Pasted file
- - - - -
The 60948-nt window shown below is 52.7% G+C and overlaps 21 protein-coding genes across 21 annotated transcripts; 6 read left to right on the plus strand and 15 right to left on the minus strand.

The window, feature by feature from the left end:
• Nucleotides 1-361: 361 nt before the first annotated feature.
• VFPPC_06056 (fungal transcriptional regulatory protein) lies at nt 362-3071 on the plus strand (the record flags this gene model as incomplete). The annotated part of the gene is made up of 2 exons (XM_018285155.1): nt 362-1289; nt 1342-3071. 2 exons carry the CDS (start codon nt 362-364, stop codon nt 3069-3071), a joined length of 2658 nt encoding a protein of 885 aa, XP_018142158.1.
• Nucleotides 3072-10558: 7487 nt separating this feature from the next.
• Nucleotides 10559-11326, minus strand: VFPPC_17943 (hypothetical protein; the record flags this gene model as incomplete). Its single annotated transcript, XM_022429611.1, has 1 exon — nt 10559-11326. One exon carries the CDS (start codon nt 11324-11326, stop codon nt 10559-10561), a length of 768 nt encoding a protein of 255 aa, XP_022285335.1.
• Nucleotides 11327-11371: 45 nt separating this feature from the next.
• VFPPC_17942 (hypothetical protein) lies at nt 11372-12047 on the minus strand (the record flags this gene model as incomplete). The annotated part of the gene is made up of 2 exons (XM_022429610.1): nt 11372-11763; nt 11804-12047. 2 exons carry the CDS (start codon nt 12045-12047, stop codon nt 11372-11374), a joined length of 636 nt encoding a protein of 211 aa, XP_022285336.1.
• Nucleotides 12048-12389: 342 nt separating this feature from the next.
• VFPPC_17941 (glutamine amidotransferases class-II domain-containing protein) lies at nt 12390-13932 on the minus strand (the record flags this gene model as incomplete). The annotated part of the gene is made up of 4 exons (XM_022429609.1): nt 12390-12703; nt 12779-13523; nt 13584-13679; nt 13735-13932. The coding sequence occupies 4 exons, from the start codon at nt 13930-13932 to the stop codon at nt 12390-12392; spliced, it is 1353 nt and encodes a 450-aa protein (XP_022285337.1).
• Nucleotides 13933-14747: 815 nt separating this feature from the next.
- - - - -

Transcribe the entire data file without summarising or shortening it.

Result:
The 60948-nt window shown below is 52.7% G+C and overlaps 21 protein-coding genes across 21 annotated transcripts; 6 read left to right on the plus strand and 15 right to left on the minus strand.

The window, feature by feature from the left end:
• Nucleotides 1-361: 361 nt before the first annotated feature.
• VFPPC_06056 (fungal transcriptional regulatory protein) lies at nt 362-3071 on the plus strand (the record flags this gene model as incomplete). The annotated part of the gene is made up of 2 exons (XM_018285155.1): nt 362-1289; nt 1342-3071. 2 exons carry the CDS (start codon nt 362-364, stop codon nt 3069-3071), a joined length of 2658 nt encoding a protein of 885 aa, XP_018142158.1.
• Nucleotides 3072-10558: 7487 nt separating this feature from the next.
• Nucleotides 10559-11326, minus strand: VFPPC_17943 (hypothetical protein; the record flags this gene model as incomplete). Its single annotated transcript, XM_022429611.1, has 1 exon — nt 10559-11326. One exon carries the CDS (start codon nt 11324-11326, stop codon nt 10559-10561), a length of 768 nt encoding a protein of 255 aa, XP_022285335.1.
• Nucleotides 11327-11371: 45 nt separating this feature from the next.
• VFPPC_17942 (hypothetical protein) lies at nt 11372-12047 on the minus strand (the record flags this gene model as incomplete). The annotated part of the gene is made up of 2 exons (XM_022429610.1): nt 11372-11763; nt 11804-12047. 2 exons carry the CDS (start codon nt 12045-12047, stop codon nt 11372-11374), a joined length of 636 nt encoding a protein of 211 aa, XP_022285336.1.
• Nucleotides 12048-12389: 342 nt separating this feature from the next.
• VFPPC_17941 (glutamine amidotransferases class-II domain-containing protein) lies at nt 12390-13932 on the minus strand (the record flags this gene model as incomplete). The annotated part of the gene is made up of 4 exons (XM_022429609.1): nt 12390-12703; nt 12779-13523; nt 13584-13679; nt 13735-13932. The coding sequence occupies 4 exons, from the start codon at nt 13930-13932 to the stop codon at nt 12390-12392; spliced, it is 1353 nt and encodes a 450-aa protein (XP_022285337.1).
• Nucleotides 13933-14747: 815 nt separating this feature from the next.